AUGUSTA — City officials expressed concerns Thursday about state plans to replace all but the abutments of the Rines Hill bridge, which is on Water Street between downtown and Hartford Fire Station, which is the city’s Fire Department headquarters.

State Department of Transportation officials said they would work with the city to accommodate concerns about maintaining firetruck travel from Hartford Station during the project.

City officials also expressed concern about the timing of the project, which Project Manager Leanne Timberlake said could take place in the summer of 2020, when, Mayor David Rollins noted, the state, and Augusta in particular, will be holding numerous public events to mark the state’s bicentennial.

Rollins asked if the DOT could wait a year to do the project.

Timberlake said when the project would be done has not been finalized yet.

Liz Brownell, of Stantec, who is working on the project for the DOT, said options include either closing the bridge entirely, which would allow for a quicker construction; or a staged project with travel across the bridge maintained in one lane.


John Bennett, a Fire Department battalion chief, said the department would prefer that one lane of the bridge remain open throughout the project so firetrucks can travel across the bridge to downtown and other areas of the city best reached from the station by crossing the bridge.

He noted the city’s largest firetruck weighs 90,000 pounds, suggesting the bridge being kept in a condition good enough to take the weight of the truck is also a concern.

Brownell said the bridge is deteriorating but is not posted, so heavy trucks can still travel over it.

She said the entire superstructure of the bridge will be replaced — everything above the abutments.

“It’s definitely approaching the end of its expected service life,” she said. “The bridge is listed as structurally deficient. So due to the structural condition, there is clearly a need for improvements there. Obviously the Fire Department is just uphill of the bridge, so that’s a concern.”

She said the state would work with the city to make sure, if the staged approach is taken, the lane left open would be wide enough for the city’s largest firetrucks.


Brownell said construction with a staged approach, not closing the bridge, could take six to nine months.

Closing the bridge for the project would allow for an accelerated schedule, possibly as short as a month or, if more costly methods are used, such as building pieces of the bridge off to the side and then sliding them into place, could take even less than a month.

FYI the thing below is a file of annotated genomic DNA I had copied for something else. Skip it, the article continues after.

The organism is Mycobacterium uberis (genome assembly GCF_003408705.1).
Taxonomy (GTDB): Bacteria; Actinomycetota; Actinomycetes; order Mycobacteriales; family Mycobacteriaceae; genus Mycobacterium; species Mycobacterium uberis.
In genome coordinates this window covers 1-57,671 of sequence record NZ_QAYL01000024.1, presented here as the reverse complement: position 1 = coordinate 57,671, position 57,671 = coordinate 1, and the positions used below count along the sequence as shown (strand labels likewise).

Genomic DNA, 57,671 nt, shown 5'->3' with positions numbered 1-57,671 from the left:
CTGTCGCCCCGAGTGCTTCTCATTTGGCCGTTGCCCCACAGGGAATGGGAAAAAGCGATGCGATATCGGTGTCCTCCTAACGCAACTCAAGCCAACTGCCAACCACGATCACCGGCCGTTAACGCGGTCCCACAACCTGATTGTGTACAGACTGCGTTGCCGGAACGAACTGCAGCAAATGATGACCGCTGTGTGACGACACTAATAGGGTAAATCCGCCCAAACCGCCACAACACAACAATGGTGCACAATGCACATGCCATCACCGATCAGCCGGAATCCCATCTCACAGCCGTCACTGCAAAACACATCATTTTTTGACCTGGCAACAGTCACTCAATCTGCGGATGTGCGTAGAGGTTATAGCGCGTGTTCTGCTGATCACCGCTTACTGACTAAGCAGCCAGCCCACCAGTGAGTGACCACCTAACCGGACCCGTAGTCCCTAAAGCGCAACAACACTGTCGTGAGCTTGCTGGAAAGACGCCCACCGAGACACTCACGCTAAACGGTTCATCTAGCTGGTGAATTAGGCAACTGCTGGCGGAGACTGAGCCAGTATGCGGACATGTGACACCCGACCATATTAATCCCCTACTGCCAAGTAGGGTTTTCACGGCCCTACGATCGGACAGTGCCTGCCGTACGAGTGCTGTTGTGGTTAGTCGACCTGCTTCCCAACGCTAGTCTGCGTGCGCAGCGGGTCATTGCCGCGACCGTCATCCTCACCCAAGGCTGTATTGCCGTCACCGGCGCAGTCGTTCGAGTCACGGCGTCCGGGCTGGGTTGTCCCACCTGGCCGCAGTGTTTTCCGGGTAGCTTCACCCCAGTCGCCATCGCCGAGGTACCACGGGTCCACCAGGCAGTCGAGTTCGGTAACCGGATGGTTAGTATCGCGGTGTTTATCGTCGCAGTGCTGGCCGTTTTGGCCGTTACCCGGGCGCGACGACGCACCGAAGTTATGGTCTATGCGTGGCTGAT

City Manager William Bridgeo said which option the city would prefer could vary, depending on how long each method would take.

The Rines Hill bridge crosses over a former railroad bed, near the Kennebec River Rail Trail. An average of 4,500 vehicles cross it per day, according to DOT data.

A DOT report on the condition of the 67-foot-long, 42-foot-wide bridge rates the deck condition as poor with advanced deterioration and the superstructure and substructure condition as fair.

The bridge was built in 1939 and is made of steel and concrete.


Timberlake said the project is in the early stages. She said the state is open to input on what appearance the new parts of the bridge should have, including the railings that run along the top of the bridge.

Rollins noted the bridge is a gateway to the downtown, which is on the National Register of Historic Places, so ornamental fencing that would enhance the bridge’s appearance would be preferable.

At-large Councilor Corey Wilson asked that the railings be aesthetically similar to historic-looking streetlights that line the downtown.

Brownell said the bridge railings would have to meet crash-testing standards, but there are options for railings beyond standard railings such as the ones on the bridge now.

Rollins said the project is an opportunity to improve the downtown and said the bridge has been deteriorating, at least cosmetically, for a long time.

Keith Edwards — 621-5647

Twitter: @kedwardskj

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